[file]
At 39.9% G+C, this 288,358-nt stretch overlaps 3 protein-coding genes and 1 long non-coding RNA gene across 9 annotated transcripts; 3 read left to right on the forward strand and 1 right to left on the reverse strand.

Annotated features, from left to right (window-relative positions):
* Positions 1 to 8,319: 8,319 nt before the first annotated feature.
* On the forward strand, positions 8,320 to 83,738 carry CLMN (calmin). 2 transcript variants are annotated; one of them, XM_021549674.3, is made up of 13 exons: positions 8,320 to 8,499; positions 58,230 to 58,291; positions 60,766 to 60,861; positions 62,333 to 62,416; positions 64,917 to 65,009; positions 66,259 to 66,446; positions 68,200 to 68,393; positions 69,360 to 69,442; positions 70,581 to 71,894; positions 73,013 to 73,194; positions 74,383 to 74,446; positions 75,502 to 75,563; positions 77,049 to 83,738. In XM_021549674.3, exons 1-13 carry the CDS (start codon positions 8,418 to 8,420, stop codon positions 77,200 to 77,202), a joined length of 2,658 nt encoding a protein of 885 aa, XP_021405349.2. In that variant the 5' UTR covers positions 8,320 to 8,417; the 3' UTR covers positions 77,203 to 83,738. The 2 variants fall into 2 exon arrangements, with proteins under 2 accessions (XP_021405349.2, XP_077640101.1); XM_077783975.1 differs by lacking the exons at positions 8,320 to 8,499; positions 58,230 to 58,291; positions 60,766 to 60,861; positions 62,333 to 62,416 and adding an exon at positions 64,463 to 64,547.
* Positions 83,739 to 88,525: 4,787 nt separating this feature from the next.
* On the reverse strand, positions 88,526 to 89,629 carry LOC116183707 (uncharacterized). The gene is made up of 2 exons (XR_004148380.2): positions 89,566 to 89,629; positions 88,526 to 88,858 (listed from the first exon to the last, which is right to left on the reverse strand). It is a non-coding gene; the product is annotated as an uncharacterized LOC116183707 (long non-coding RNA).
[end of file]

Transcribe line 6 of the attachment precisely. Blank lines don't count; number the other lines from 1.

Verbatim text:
* On the reverse strand, positions 88,526 to 89,629 carry LOC116183707 (uncharacterized). The gene is made up of 2 exons (XR_004148380.2): positions 89,566 to 89,629; positions 88,526 to 88,858 (listed from the first exon to the last, which is right to left on the reverse strand). It is a non-coding gene; the product is annotated as an uncharacterized LOC116183707 (long non-coding RNA).